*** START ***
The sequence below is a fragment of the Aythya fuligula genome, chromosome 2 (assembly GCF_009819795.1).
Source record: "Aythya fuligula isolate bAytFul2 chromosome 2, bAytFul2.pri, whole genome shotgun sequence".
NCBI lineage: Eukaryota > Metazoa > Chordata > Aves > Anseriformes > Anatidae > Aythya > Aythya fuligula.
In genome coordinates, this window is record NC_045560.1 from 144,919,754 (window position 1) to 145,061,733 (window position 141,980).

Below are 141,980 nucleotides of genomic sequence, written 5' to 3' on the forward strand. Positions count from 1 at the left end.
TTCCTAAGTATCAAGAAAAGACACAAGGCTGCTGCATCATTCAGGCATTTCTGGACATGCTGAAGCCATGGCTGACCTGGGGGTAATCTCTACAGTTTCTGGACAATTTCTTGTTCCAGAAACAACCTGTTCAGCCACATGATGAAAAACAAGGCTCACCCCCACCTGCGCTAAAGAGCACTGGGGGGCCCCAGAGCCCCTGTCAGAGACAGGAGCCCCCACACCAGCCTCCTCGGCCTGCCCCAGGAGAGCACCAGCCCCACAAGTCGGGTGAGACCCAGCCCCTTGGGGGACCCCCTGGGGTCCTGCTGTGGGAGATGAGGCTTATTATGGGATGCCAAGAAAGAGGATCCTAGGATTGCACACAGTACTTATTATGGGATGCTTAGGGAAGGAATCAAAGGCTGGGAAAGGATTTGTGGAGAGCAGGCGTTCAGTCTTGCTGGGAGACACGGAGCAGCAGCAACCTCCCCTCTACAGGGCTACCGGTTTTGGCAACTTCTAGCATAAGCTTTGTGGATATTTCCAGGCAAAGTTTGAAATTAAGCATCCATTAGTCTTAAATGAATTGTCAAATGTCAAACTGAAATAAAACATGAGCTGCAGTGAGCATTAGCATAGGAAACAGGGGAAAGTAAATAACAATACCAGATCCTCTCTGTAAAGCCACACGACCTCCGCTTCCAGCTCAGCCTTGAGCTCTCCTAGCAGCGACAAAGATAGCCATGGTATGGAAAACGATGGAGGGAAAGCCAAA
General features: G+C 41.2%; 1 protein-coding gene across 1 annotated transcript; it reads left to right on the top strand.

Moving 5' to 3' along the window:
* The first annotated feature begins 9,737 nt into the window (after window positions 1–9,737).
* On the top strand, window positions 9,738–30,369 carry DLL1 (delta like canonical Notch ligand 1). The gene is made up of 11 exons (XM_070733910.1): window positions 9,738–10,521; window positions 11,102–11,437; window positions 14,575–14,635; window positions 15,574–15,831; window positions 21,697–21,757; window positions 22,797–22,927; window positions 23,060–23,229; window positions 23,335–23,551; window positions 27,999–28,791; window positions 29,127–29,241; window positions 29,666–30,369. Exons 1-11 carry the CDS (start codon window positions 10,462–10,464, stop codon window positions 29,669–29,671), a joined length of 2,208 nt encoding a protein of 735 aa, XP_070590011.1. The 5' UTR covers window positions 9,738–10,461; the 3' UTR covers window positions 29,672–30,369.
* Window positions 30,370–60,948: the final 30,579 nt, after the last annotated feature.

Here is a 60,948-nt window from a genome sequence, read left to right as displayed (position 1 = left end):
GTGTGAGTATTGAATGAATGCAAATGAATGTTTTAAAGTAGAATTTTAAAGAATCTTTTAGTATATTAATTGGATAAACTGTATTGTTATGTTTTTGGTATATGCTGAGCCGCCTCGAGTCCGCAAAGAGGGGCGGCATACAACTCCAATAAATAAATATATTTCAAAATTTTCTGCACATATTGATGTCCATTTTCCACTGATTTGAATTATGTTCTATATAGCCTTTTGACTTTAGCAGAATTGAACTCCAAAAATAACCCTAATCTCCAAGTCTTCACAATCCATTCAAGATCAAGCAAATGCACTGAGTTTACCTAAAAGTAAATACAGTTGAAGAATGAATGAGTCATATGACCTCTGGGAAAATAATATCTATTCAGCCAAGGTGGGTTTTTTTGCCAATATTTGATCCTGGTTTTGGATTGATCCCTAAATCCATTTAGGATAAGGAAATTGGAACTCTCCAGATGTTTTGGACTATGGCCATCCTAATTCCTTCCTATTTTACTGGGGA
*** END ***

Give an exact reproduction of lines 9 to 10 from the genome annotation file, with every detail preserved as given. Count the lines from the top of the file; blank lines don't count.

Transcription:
* The first annotated feature begins 9,737 nt into the window (after window positions 1–9,737).
* On the top strand, window positions 9,738–30,369 carry DLL1 (delta like canonical Notch ligand 1). The gene is made up of 11 exons (XM_070733910.1): window positions 9,738–10,521; window positions 11,102–11,437; window positions 14,575–14,635; window positions 15,574–15,831; window positions 21,697–21,757; window positions 22,797–22,927; window positions 23,060–23,229; window positions 23,335–23,551; window positions 27,999–28,791; window positions 29,127–29,241; window positions 29,666–30,369. Exons 1-11 carry the CDS (start codon window positions 10,462–10,464, stop codon window positions 29,669–29,671), a joined length of 2,208 nt encoding a protein of 735 aa, XP_070590011.1. The 5' UTR covers window positions 9,738–10,461; the 3' UTR covers window positions 29,672–30,369.